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As we all age, out priorities change. In our 20’s, we are all focused on our careers and establishing our financial independence. When we reach our 30’s, we begin to see improvements in our work life and that allows us to shift our eyes towards our personal relationships and we begin to consider settling down. In our 40’s we may or may not have children but nevertheless, our priorities still change as we struggle with mortgages and other credits that we have accumulated in the past.
But when we reach our pre-retirement age of 50, things start to slow down a bit and we are now faced with the prospect of our retirement. Most financial experts encourage young individuals to start thinking about their retirement while they are still young. In most cases, 20’s is the perfect time to start building a fund for retirement. Given the latest economic crash, it seems that preparing for retirement when you are in your 50’s may be too late - especially when you have a lot of debts to consider.
While you will not be able to build up the same amount of funds if you started out young, it is not too late for you to have a comfortable retirement. But the thing is, you have to act now. To not delay anymore and consider your options to have the most comfortable and convenient twilight years.
Don’t carry your debts in retirement
Before you can think about how much you need to raise before you retire, you have to look at your financial condition first. Do you have debts? If so, what is the total amount and how long do you expect to pay it off?
The only way to maximize your limited time and resources during your pre-retirement years is to get rid of the debts. To help with that, you may want to enroll in a debt relief program that will allow you to make the best progress in paying down what you owe. You have debt consolidation options that will help you complete payments in 5 years - at least for your unsecured loans. These programs will provide you with a restructured plan that will give you a lower monthly requirement and possibly a lower interest rate.
You also have the option to go for debt settlement that involves negotiating with your creditors. You will convince them that you are in a financial crisis. The goal is to propose a settlement amount that is lower than what you currently owe. If you pay this to them, that will pay only a percentage of your debt and the rest will be forgiven.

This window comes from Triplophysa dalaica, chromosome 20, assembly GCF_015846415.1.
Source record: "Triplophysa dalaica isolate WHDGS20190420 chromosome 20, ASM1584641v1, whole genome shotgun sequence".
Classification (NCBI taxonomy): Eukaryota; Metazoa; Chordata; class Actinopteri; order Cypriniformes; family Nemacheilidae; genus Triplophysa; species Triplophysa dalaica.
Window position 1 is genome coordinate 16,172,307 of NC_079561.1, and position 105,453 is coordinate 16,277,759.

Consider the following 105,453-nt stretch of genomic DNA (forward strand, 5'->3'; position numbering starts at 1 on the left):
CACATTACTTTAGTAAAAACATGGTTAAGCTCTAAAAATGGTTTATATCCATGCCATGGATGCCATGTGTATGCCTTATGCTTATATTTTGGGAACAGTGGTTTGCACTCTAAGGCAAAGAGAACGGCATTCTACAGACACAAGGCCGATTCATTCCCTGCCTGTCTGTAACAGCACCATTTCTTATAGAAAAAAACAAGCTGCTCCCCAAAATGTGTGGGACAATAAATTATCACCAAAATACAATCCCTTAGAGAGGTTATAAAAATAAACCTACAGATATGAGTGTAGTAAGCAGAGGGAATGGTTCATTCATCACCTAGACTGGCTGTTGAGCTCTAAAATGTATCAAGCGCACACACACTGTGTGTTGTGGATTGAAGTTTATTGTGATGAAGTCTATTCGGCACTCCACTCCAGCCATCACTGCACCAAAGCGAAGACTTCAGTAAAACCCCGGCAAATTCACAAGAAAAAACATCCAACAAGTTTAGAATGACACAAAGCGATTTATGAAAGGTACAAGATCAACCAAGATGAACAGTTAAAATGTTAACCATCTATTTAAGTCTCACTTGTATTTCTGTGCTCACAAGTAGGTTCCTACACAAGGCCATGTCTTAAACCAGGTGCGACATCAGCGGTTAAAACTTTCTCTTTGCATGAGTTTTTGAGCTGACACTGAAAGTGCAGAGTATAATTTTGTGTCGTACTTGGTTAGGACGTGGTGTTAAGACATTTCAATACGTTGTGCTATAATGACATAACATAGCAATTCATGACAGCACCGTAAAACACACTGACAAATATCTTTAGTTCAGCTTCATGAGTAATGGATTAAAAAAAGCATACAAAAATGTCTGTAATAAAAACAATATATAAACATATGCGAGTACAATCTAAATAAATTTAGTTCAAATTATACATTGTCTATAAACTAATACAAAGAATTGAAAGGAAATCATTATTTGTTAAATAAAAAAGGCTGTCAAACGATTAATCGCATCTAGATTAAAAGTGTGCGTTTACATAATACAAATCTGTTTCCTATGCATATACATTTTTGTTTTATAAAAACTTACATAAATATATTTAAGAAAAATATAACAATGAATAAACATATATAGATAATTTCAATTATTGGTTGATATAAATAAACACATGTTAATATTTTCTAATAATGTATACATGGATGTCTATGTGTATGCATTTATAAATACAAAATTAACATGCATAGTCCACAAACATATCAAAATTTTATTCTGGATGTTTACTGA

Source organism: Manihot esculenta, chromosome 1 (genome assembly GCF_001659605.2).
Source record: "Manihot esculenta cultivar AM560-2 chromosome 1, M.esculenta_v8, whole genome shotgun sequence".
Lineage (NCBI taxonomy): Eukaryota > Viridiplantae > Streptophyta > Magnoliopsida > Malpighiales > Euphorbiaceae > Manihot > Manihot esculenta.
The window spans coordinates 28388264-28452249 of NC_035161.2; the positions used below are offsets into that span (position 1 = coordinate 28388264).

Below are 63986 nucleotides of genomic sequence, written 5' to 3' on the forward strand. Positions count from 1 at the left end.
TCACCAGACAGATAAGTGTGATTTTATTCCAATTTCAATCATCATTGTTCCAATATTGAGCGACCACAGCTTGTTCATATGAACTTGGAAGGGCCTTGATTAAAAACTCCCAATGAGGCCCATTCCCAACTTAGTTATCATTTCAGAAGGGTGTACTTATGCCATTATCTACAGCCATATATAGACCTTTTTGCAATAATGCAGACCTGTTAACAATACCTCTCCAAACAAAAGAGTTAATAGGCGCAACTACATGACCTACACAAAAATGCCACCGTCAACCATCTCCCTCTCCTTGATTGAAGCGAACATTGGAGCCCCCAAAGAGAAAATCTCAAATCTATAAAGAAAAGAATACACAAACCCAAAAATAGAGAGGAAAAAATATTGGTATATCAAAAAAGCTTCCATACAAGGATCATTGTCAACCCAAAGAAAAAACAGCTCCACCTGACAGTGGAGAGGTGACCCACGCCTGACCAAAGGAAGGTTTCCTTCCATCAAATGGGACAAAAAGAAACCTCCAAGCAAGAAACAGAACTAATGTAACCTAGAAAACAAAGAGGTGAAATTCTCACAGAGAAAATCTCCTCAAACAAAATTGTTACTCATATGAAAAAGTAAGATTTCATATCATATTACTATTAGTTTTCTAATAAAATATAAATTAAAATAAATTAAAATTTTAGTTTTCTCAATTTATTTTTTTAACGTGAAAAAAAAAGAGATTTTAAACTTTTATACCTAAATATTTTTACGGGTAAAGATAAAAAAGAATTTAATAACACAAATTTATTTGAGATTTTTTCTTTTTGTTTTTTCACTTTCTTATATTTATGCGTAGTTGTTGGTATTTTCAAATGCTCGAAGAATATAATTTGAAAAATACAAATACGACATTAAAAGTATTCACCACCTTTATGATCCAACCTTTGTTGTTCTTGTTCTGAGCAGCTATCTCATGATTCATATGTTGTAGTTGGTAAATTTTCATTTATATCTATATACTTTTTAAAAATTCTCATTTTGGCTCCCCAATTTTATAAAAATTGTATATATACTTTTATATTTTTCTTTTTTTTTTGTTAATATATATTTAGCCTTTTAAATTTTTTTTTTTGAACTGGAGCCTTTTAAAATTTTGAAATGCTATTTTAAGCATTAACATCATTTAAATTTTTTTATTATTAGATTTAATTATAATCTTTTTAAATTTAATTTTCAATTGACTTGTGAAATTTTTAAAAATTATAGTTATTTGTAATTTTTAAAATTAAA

Get rid of most debts that you owe - especially the high interest ones. Pay down your credit card debts so you can maximize your money and save up for retirement. If you are still paying for student loans, you may want to see if you qualify for the loan forgiveness program of the federal government. For mortgages, see if a reverse mortgage is applicable to you.
What to consider before you retire
When you have dealt with your debts, there are other considerations that you need to take care of. All of this will be to determine how much you will need to save to give you the type of retirement lifestyle that you want.
Here are some tips to help you determine how much you need to raise.
List the retirement benefits that you can expect to receive. This includes your Social Security, 401(k) and other pensions. This will help you identify if there are any deficit to your expected expenses.
Get a full medical check up to spot any ailments that you may face in the future. See to a health care insurance package that you can use or any preventive measures that you can undergo to keep serious health issues at bay. Check the Medicare or Medicaid benefits that you are entitled to. Also, get a fitness program that will help you feel energized despite your aging physical body.
Think about where you want to live. If you still owe a lot in your current home, you may want to sell it and opt for a smaller home - since all the children should have moved out by now. Some people get an RV and tour the country. Some opt to live overseas - in a country where the cost of living is not too high.
Plan what you will do in your spare time. Retired individuals will have so much time in their hands - you need to think about what you will do when you stop working. What fun activities will you involve yourself into? Will you work on your hobby and earn from it? Any earning that you can project will probably be a good idea - but should not be as stressful as your corporate life.
Once you know how much you need to raise, it will be easier to map out your retirement plan. If you have the time and you have the savings to afford an investment, you may want to put a part of your money to help it grow faster.
There are online calculators that you can use to help you compute your retirement fund. The AARP site has a great retirement calculator. Bankrate has an asset allocation calculator and the Social Security Administration offers a benefit estimate calculator to help you anticipate the what you will get. Use these to get a better bearing of what your finances will be like when you retire. It is best to settle the important issues before you leave your pre-retirement years.